Published by JRP|Ringier. Edited by Ildegarda Scheidegger, Matthias Frehner. Text by Elisabeth Bronfen, Gail Buckland, Rainer Egloff, Matthias Frehner, Kornelia Imesch, Christiane Kuhlmann, Ildegarda Scheidegger.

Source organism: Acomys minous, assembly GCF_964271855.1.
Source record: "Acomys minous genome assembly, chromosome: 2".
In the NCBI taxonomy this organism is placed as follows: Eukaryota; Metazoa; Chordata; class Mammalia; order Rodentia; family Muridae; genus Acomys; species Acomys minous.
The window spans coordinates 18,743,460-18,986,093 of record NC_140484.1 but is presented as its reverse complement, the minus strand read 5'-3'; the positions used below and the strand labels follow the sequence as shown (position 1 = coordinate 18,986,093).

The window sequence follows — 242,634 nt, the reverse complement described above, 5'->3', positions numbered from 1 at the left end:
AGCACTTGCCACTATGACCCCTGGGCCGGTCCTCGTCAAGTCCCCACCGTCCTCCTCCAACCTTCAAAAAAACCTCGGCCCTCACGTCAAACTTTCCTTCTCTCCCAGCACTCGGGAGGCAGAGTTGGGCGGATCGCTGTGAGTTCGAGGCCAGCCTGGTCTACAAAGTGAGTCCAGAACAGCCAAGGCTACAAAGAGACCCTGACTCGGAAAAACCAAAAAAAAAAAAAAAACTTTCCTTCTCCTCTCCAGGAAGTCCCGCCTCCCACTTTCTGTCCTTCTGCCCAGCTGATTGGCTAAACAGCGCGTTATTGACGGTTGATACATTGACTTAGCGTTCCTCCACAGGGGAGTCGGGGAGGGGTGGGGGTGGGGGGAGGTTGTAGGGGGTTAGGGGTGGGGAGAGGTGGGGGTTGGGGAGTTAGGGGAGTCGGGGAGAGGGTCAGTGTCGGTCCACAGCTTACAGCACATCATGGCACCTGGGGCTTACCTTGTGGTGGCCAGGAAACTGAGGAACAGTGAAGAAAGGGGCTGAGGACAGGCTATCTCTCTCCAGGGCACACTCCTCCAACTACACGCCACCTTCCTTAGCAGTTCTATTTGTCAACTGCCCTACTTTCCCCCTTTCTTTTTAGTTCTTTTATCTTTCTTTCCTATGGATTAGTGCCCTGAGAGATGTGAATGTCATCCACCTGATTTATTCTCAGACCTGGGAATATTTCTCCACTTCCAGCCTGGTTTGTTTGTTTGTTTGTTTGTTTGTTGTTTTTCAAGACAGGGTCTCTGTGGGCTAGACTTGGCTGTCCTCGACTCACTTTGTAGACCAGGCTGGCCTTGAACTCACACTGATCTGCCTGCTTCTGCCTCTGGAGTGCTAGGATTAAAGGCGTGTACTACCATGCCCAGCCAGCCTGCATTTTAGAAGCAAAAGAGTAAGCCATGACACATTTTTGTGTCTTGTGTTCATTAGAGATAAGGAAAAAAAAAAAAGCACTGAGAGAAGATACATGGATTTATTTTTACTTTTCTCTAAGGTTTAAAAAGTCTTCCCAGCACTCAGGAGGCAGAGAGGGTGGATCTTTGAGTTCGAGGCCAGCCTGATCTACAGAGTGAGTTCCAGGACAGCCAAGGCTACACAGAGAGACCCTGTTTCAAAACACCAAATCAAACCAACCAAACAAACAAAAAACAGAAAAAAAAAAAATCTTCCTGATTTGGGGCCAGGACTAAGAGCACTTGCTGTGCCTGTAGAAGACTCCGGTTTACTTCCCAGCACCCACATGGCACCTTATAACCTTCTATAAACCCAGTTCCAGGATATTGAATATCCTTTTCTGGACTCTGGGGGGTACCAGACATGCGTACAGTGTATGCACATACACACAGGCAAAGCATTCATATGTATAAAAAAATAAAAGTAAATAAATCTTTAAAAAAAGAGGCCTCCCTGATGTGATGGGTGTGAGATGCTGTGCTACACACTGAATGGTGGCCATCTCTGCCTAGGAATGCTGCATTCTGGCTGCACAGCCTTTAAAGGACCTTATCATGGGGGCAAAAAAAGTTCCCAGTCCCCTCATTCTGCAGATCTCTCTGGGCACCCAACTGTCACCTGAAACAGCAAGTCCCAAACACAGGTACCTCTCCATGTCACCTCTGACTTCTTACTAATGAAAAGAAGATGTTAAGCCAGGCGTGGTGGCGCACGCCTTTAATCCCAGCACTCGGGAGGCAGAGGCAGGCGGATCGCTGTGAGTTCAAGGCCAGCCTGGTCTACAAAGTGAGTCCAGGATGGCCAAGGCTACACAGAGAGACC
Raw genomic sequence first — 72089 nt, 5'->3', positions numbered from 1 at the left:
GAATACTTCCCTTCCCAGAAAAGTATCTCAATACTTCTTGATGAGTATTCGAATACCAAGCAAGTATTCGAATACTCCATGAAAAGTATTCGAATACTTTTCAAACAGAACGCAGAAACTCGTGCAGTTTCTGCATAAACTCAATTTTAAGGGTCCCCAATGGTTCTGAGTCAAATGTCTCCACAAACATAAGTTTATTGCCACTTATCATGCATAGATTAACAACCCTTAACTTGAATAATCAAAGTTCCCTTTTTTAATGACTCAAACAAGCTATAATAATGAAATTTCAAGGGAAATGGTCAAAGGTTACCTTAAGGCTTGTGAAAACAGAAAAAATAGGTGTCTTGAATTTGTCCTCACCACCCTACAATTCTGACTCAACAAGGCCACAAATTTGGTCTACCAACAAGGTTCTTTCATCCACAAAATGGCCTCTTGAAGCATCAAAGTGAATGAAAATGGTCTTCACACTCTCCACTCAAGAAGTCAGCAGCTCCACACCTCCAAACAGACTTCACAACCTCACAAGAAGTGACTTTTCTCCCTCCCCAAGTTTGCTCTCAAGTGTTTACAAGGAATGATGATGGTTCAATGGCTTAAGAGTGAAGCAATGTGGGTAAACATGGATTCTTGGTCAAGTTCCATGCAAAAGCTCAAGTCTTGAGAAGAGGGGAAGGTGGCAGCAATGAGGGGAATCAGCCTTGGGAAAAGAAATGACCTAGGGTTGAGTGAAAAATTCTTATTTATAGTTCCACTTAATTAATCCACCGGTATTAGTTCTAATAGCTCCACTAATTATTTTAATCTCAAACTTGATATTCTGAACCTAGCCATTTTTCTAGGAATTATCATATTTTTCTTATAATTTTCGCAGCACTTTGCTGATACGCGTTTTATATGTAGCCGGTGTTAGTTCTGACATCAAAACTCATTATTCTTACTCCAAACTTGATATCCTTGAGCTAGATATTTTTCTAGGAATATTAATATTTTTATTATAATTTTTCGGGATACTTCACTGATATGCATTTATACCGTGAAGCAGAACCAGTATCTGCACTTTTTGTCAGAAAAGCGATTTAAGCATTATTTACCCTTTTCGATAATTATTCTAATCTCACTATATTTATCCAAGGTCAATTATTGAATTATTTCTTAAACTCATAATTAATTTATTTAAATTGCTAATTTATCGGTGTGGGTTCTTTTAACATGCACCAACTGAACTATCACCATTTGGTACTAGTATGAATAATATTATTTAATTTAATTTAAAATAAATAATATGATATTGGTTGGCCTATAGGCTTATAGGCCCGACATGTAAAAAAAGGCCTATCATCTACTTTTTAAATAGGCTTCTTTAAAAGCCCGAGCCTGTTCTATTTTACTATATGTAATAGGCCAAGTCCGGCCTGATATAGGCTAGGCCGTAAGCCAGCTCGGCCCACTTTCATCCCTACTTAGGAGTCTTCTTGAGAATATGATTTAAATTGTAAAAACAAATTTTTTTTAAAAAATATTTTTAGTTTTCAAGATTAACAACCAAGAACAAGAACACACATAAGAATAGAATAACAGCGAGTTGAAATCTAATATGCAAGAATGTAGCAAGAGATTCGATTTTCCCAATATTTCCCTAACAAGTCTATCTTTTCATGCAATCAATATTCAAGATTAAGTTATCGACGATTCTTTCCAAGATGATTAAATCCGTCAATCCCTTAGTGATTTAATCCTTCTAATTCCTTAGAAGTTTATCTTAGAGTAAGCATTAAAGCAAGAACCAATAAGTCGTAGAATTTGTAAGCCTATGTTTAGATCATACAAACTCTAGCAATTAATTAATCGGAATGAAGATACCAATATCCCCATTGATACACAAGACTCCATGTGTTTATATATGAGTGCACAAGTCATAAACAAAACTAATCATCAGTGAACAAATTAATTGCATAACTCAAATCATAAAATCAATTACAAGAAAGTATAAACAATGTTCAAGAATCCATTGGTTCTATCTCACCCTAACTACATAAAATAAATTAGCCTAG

Best known as the photographer for the 1990s “Marlboro Man” (as appropriated by Richard Prince), Hannes Schmid (born 1946) has been active for decades in various genres of photography--principally fashion, rock and documentary. Early on in his career, Schmid blurred the boundaries between commissioned projects and personal work, and by the 1970s, was focused simultaneously on documenting cannibal folk culture in Indonesia and making classic portraits of bands such as Kraftwerk, Queen, Blondie, Depeche Mode and AC/DC. The latter body of work, done between 1978 and 1984, effectively tells the story of rock music between these years; Schmid spent the best part of a decade on tour with over 250 bands. Soon after, he entered the worlds of fashion and advertising photography, producing his famous icon--the Marlboro cowboy--in 1993, a figure that reached mass audiences and later percolated up to the contemporary art scene thanks to its adoption by Richard Prince, in the artist’s later series of Marlboro appropriations. In addition to his photographic projects, Schmid’s work also comprises films and installation projects. Real Stories is published to coincide with a retrospective at Kunstmuseum Bern, and includes a large selection of Schmid’s photographic works--400 of which are reproduced in color--along with essays that contextualize his work and address his position as an artist working inside photography.